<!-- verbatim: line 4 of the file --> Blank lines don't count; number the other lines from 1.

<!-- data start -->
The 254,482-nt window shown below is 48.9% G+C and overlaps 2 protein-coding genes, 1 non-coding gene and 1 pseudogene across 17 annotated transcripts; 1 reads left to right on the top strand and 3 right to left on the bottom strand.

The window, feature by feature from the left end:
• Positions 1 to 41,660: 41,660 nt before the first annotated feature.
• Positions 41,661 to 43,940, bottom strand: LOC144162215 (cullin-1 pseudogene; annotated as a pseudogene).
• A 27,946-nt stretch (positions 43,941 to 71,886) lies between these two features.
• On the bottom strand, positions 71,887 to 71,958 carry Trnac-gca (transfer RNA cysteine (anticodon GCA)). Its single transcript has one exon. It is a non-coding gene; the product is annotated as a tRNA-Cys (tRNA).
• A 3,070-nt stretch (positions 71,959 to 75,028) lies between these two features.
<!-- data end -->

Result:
• Positions 41,661 to 43,940, bottom strand: LOC144162215 (cullin-1 pseudogene; annotated as a pseudogene).